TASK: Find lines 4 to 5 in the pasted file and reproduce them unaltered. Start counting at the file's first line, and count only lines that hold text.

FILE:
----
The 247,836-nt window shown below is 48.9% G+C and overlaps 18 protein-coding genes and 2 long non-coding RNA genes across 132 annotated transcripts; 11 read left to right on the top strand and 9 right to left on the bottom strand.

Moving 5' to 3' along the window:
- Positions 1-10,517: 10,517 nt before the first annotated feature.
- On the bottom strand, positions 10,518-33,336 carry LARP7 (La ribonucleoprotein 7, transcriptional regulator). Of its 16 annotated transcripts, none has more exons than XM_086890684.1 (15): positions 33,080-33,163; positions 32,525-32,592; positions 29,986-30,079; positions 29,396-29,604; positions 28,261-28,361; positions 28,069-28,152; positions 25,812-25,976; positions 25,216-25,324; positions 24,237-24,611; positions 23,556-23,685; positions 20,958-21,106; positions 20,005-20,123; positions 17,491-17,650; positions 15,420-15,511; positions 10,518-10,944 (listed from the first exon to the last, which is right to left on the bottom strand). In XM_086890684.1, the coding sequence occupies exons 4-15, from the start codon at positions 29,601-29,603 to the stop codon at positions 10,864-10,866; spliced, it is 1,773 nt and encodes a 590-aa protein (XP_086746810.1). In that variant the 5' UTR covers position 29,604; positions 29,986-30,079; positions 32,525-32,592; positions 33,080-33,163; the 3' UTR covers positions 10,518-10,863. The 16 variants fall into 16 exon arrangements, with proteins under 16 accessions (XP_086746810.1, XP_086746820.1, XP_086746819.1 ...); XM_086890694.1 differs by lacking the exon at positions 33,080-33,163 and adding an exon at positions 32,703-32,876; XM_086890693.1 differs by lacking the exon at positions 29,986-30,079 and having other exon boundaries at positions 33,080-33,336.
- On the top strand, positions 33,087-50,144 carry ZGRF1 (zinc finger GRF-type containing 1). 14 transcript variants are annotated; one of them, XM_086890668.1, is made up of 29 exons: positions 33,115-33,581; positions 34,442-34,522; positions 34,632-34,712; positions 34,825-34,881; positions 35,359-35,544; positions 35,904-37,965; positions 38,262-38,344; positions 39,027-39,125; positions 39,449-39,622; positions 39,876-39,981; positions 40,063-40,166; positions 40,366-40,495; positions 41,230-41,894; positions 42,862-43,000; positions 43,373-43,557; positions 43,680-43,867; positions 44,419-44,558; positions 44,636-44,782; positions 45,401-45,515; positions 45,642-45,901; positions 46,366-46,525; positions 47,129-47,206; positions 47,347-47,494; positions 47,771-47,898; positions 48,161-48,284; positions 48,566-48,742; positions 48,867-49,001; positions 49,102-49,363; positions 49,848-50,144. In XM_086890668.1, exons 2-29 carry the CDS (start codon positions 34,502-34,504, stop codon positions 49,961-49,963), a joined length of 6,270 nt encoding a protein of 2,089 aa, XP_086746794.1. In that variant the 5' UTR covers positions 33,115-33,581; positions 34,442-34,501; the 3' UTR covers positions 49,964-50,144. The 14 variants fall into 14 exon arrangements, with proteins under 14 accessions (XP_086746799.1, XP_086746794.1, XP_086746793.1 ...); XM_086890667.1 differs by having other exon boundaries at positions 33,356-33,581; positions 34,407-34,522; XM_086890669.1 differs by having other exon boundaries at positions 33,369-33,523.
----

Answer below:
- On the bottom strand, positions 10,518-33,336 carry LARP7 (La ribonucleoprotein 7, transcriptional regulator). Of its 16 annotated transcripts, none has more exons than XM_086890684.1 (15): positions 33,080-33,163; positions 32,525-32,592; positions 29,986-30,079; positions 29,396-29,604; positions 28,261-28,361; positions 28,069-28,152; positions 25,812-25,976; positions 25,216-25,324; positions 24,237-24,611; positions 23,556-23,685; positions 20,958-21,106; positions 20,005-20,123; positions 17,491-17,650; positions 15,420-15,511; positions 10,518-10,944 (listed from the first exon to the last, which is right to left on the bottom strand). In XM_086890684.1, the coding sequence occupies exons 4-15, from the start codon at positions 29,601-29,603 to the stop codon at positions 10,864-10,866; spliced, it is 1,773 nt and encodes a 590-aa protein (XP_086746810.1). In that variant the 5' UTR covers position 29,604; positions 29,986-30,079; positions 32,525-32,592; positions 33,080-33,163; the 3' UTR covers positions 10,518-10,863. The 16 variants fall into 16 exon arrangements, with proteins under 16 accessions (XP_086746810.1, XP_086746820.1, XP_086746819.1 ...); XM_086890694.1 differs by lacking the exon at positions 33,080-33,163 and adding an exon at positions 32,703-32,876; XM_086890693.1 differs by lacking the exon at positions 29,986-30,079 and having other exon boundaries at positions 33,080-33,336.
- On the top strand, positions 33,087-50,144 carry ZGRF1 (zinc finger GRF-type containing 1). 14 transcript variants are annotated; one of them, XM_086890668.1, is made up of 29 exons: positions 33,115-33,581; positions 34,442-34,522; positions 34,632-34,712; positions 34,825-34,881; positions 35,359-35,544; positions 35,904-37,965; positions 38,262-38,344; positions 39,027-39,125; positions 39,449-39,622; positions 39,876-39,981; positions 40,063-40,166; positions 40,366-40,495; positions 41,230-41,894; positions 42,862-43,000; positions 43,373-43,557; positions 43,680-43,867; positions 44,419-44,558; positions 44,636-44,782; positions 45,401-45,515; positions 45,642-45,901; positions 46,366-46,525; positions 47,129-47,206; positions 47,347-47,494; positions 47,771-47,898; positions 48,161-48,284; positions 48,566-48,742; positions 48,867-49,001; positions 49,102-49,363; positions 49,848-50,144. In XM_086890668.1, exons 2-29 carry the CDS (start codon positions 34,502-34,504, stop codon positions 49,961-49,963), a joined length of 6,270 nt encoding a protein of 2,089 aa, XP_086746794.1. In that variant the 5' UTR covers positions 33,115-33,581; positions 34,442-34,501; the 3' UTR covers positions 49,964-50,144. The 14 variants fall into 14 exon arrangements, with proteins under 14 accessions (XP_086746799.1, XP_086746794.1, XP_086746793.1 ...); XM_086890667.1 differs by having other exon boundaries at positions 33,356-33,581; positions 34,407-34,522; XM_086890669.1 differs by having other exon boundaries at positions 33,369-33,523.